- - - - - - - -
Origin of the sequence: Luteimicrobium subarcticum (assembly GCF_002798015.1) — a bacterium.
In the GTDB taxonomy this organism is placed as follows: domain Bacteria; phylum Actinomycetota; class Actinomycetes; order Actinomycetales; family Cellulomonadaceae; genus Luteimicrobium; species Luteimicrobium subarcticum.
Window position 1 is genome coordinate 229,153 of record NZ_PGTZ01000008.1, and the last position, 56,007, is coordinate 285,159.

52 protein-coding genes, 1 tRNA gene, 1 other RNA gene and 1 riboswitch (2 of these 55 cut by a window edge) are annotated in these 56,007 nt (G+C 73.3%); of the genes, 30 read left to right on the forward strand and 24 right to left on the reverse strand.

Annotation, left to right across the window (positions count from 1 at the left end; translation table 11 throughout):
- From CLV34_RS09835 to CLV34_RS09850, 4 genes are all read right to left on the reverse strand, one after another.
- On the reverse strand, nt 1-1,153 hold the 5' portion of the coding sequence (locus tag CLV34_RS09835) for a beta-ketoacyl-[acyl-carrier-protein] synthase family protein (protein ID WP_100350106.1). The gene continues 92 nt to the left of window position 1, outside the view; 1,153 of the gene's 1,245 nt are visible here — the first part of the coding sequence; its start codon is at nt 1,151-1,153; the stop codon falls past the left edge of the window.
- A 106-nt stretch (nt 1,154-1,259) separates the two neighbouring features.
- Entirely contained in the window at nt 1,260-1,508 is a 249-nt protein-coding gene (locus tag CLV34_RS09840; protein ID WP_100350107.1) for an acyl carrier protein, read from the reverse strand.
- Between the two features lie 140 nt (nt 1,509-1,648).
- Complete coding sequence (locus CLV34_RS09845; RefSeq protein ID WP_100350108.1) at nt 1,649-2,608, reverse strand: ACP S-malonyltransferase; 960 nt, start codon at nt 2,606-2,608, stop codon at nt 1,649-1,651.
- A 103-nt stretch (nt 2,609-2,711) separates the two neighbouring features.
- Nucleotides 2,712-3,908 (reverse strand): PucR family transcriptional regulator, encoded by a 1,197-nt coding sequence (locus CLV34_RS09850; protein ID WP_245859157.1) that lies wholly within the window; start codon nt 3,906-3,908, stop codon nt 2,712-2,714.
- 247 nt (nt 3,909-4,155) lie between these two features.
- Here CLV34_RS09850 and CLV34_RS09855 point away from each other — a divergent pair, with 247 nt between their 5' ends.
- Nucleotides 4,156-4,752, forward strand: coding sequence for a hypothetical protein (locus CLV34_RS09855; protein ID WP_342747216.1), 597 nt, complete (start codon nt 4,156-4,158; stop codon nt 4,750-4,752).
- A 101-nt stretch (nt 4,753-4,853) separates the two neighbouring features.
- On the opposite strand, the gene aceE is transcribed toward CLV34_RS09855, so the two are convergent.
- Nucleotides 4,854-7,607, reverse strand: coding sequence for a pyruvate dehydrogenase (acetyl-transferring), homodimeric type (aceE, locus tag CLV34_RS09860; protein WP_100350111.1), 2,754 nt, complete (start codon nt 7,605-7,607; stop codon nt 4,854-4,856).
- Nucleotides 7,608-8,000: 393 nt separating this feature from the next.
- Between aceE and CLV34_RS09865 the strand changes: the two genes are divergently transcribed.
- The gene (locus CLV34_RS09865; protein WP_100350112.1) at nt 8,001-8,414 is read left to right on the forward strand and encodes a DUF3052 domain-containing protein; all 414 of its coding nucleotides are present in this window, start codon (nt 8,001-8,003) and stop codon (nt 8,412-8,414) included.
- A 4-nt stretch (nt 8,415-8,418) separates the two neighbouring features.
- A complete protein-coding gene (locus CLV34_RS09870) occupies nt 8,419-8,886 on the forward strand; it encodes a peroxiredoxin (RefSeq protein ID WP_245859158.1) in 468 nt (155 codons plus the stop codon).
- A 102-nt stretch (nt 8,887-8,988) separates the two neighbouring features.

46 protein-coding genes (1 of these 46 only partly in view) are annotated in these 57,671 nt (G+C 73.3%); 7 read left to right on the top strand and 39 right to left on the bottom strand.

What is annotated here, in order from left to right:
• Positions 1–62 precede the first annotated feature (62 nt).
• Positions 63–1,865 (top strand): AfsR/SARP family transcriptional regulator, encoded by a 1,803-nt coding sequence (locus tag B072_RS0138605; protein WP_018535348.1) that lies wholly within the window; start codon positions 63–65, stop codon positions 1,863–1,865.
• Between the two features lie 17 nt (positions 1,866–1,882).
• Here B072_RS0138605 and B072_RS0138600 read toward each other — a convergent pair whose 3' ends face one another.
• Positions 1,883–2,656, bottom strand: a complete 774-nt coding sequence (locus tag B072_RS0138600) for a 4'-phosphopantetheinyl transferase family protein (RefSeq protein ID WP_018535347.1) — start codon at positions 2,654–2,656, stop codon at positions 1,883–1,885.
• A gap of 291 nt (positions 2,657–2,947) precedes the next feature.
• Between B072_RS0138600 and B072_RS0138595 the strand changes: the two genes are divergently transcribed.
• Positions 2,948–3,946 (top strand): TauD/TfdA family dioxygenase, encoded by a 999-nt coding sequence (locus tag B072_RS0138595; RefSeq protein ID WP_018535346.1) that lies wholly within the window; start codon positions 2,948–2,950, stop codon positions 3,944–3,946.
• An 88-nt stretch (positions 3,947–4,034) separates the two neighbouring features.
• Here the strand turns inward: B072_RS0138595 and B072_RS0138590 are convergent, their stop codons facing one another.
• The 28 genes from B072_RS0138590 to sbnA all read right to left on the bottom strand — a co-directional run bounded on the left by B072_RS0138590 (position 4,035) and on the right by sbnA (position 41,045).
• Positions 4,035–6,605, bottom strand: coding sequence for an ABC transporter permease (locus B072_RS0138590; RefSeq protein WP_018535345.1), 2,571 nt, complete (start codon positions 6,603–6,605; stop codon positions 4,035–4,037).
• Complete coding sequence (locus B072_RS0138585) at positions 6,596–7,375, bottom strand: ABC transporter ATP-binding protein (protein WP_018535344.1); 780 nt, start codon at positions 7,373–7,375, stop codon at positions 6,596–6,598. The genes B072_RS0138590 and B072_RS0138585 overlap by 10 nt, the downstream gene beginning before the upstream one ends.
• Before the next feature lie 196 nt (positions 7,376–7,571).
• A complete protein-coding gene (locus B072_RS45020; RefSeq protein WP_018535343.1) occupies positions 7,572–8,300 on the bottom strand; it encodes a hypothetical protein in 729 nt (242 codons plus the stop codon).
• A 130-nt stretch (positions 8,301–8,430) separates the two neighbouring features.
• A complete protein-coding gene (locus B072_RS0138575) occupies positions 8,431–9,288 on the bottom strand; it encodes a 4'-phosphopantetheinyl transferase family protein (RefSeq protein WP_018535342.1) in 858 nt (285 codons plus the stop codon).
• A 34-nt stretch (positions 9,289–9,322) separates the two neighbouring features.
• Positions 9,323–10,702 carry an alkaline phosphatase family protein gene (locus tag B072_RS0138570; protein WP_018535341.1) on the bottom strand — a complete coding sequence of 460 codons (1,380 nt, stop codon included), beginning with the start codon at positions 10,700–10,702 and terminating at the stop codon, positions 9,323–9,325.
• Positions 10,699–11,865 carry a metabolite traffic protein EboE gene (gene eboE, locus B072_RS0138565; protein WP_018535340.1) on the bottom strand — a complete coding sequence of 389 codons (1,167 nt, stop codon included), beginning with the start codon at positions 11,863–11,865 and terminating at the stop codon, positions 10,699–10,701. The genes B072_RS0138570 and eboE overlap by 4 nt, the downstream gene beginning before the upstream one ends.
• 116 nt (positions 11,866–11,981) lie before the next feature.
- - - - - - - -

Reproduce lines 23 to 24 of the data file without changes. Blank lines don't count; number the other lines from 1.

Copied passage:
- A 4-nt stretch (nt 8,415-8,418) separates the two neighbouring features.
- A complete protein-coding gene (locus CLV34_RS09870) occupies nt 8,419-8,886 on the forward strand; it encodes a peroxiredoxin (RefSeq protein ID WP_245859158.1) in 468 nt (155 codons plus the stop codon).